@Inject void install(Windshield windshield, Trunk trunk) { ... }
}

Has the following injection points and dependency keys:

Constructor      ---> Key[ Engine ]
Field "seat"     ---> Key[ Seat, @Named( "Corinthian Leather" ) ]
Method "install" ---> Key[ Windshield ], Key[ Trunk ]

The Guice injector maintains a set of bindings that map dependency keys to providers that supply instances of the key type. These providers may use different strategies to supply instances: per-lookup, singleton, per-conversation, even your own custom strategies.

When you configure Guice you are registering bindings from one key to another, or between keys and providers:

// Key[ Seat ] ---> Key[ FoamSeatImpl ]
bind( Seat.class ).to( FoamSeatImpl.class );

// Key[ Seat, @Named( "Corinthian Leather" ) ] ---> Key[ LeatherSeatImpl ]
bind( Seat.class ).annotatedWith( Names.named( "Corinthian Leather" ) ).to( LeatherSeatImpl.class );

// Key[ Engine ] ---> Key[ V8EngineImpl ]
bind( Engine.class ).to( V8EngineImpl.class );

// Key[ V8EngineImpl ] ---> Provider[ V8EngineImpl, "singleton" ]
bind( V8EngineImpl.class ).in( Singleton.class );

// Key[ Windshield ] ---> Provider[ Windshield, "custom" ]
bind( Windshield.class ).toProvider( WindshieldProvider.class );

// Key[ Trunk ] ---> Provider[ TrunkImpl, "constant" ]
bind( Trunk.class ).toInstance( new TrunkImpl() );

The injector can also create certain types of bindings on-demand when no such explicit binding already exists, such as:

// Key[ FoamSeatImpl ] ---> Provider[ FoamSeatImpl , "per-lookup" ]
// Key[ LeatherSeatImpl] ---> Provider[ LeatherSeatImpl, "per-lookup" ]
The Key[...] and Provider[...] markup is pseudo-code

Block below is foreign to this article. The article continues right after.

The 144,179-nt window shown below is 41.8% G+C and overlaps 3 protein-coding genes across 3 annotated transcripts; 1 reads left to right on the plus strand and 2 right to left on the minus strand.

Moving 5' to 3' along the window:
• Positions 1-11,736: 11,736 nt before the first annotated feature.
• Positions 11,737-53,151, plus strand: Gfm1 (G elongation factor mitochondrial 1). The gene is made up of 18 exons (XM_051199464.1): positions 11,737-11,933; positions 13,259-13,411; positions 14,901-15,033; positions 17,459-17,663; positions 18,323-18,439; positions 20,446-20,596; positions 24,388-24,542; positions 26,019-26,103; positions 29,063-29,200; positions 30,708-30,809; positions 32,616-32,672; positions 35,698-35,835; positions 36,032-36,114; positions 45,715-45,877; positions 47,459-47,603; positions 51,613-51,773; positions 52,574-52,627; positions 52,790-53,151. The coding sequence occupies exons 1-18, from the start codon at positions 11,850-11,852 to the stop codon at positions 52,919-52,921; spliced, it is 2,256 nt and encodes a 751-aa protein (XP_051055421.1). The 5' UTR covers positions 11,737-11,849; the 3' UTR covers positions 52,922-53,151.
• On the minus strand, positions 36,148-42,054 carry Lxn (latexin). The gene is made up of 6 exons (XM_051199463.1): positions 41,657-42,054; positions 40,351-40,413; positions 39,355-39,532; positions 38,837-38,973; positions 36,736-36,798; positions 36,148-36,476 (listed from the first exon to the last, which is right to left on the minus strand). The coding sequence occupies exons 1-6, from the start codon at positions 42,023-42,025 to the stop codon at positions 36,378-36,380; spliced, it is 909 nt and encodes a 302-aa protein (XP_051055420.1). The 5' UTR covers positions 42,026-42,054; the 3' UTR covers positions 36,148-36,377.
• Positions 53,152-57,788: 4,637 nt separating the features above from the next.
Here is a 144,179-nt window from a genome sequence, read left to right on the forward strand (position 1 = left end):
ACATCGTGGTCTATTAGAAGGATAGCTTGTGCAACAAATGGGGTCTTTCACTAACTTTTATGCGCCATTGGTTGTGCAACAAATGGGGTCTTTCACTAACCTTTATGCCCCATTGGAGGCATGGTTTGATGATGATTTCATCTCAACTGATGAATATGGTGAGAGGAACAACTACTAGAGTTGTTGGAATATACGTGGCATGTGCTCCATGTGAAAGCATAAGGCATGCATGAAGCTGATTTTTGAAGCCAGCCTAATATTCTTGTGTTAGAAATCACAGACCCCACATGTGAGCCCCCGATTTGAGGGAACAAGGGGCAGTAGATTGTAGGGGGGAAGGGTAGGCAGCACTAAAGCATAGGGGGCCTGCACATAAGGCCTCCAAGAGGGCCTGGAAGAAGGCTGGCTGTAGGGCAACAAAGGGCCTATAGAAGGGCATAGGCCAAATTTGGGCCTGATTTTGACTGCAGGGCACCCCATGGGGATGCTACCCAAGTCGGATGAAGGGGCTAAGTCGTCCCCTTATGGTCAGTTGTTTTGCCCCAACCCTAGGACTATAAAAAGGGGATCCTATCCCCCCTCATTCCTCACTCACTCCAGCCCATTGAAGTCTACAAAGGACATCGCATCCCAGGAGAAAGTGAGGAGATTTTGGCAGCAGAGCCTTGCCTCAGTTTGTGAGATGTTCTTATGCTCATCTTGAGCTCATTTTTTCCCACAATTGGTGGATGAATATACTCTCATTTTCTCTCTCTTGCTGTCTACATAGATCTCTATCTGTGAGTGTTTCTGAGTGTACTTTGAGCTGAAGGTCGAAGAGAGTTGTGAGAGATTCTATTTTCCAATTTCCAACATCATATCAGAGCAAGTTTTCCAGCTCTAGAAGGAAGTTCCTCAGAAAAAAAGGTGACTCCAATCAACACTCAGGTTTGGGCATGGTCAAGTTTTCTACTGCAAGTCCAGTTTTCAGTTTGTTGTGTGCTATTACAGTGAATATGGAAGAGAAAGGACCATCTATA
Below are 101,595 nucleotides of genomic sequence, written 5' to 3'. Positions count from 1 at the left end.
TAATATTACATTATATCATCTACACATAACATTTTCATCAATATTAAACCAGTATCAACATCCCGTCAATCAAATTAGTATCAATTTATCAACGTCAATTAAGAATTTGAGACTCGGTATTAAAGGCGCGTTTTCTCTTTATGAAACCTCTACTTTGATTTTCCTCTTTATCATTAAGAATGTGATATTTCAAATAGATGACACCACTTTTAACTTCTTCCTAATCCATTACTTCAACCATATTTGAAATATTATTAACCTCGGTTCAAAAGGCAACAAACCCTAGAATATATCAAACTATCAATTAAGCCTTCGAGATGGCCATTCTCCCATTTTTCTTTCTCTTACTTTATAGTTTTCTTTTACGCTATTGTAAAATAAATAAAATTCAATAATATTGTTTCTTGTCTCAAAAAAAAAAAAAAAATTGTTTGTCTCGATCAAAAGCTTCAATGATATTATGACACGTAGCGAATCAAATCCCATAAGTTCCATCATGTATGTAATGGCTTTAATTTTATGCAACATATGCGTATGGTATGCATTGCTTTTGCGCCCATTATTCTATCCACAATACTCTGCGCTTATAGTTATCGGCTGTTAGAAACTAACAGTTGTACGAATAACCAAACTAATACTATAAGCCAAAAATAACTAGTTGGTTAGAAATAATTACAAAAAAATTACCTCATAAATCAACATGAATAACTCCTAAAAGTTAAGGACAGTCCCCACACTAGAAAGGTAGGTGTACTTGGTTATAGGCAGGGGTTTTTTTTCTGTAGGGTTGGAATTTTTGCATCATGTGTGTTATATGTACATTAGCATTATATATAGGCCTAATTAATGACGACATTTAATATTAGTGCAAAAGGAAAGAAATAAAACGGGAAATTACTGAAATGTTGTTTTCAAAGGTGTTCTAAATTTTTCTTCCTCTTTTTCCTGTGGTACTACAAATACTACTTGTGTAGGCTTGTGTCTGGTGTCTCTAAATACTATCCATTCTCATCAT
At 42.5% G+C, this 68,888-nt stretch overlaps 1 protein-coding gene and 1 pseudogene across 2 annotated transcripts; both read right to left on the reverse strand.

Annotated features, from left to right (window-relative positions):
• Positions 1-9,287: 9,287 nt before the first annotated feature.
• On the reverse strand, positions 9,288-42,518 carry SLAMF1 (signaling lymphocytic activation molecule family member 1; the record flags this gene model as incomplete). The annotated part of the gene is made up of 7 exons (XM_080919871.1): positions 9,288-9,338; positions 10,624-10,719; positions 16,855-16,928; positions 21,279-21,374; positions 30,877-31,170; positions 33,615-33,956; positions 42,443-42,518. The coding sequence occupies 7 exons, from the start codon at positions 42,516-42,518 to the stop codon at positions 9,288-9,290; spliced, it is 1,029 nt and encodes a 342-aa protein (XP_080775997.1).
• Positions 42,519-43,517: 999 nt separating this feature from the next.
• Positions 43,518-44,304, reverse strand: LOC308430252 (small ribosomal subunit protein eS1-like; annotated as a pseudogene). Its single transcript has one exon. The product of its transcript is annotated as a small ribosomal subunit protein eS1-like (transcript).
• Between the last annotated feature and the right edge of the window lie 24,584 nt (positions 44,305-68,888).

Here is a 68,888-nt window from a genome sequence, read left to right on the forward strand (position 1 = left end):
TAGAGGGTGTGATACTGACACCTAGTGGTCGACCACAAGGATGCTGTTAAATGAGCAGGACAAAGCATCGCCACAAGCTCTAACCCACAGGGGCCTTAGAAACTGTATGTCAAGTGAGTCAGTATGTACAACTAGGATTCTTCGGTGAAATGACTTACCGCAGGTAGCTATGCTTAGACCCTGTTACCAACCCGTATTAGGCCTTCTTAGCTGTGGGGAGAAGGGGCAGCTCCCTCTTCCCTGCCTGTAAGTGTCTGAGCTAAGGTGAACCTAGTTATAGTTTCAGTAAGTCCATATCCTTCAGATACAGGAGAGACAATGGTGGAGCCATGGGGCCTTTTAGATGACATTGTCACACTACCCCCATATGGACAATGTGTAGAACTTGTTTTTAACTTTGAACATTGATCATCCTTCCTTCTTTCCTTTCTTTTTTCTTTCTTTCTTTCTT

So far so good, but what if you have classes that don’t mark dependencies with @Inject? What if they’re identified in XML or marked with custom annotations like @Requirement or @Configuration?

TypeListeners, MembersInjectors, and InjectionListeners

Since 2.0 Guice has provided a way to supplement the core injection process with your own custom injections. Here’s what you need to do:

  1. Register your custom TypeListener, using a Matcher to filter the specific types you are interested in, or Matchers.any() if you want to process all types
  2. Guice will call your TypeListener once for each type that matches your chosen matcher, passing you a TypeEncounter
  3. You can then analyze the type to be injected, prepare any custom injection data, and use the TypeEncounter to register aMembersInjector or InjectionListener for this type. Because the TypeListener is called per-type, and not per-instance, you should try to do as much preparation work here as possible to avoid spending too much time in the MembersInjector or InjectionListener
  4. Guice will call your MembersInjector once for each instance it injects, after it has performed the core injection. You can then use the data prepared by your TypeListener to perform any custom injection
  5. Finally Guice will call your InjectionListener once for each instance it injects, after all injections are complete. This is where you can hook in management code, such as start and stop life-cycle support

You’ll notice that Guice does not dictate how each type should be scanned or prepared for custom injection. While Guice does provide utility methods that can tell you which class members are annotated with @Inject, there’s no general-purpose mechanism to scan class members looking for custom annotations. On the one hand this is good, because it avoids bloating the core JAR with code you might not need. But on the other hand each custom injection client could end up implementing similar scanning code again and again. The recommended approach is to put optional code like this in an extension library that people can use if they need to, rather than keep folding it into the core.

We’re going to use custom injection to support Plexus components whose dependencies may be annotated or configured in XML. Plexus components are similar to Java beans in that they can have fields or setter methods, so rather than write a custom injector that’s closely tied to Plexus let’s see if we can develop an extension library for “beans” in general. That way we can build support for Plexus on top of it, and allow people to re-use it for other bean-style injections.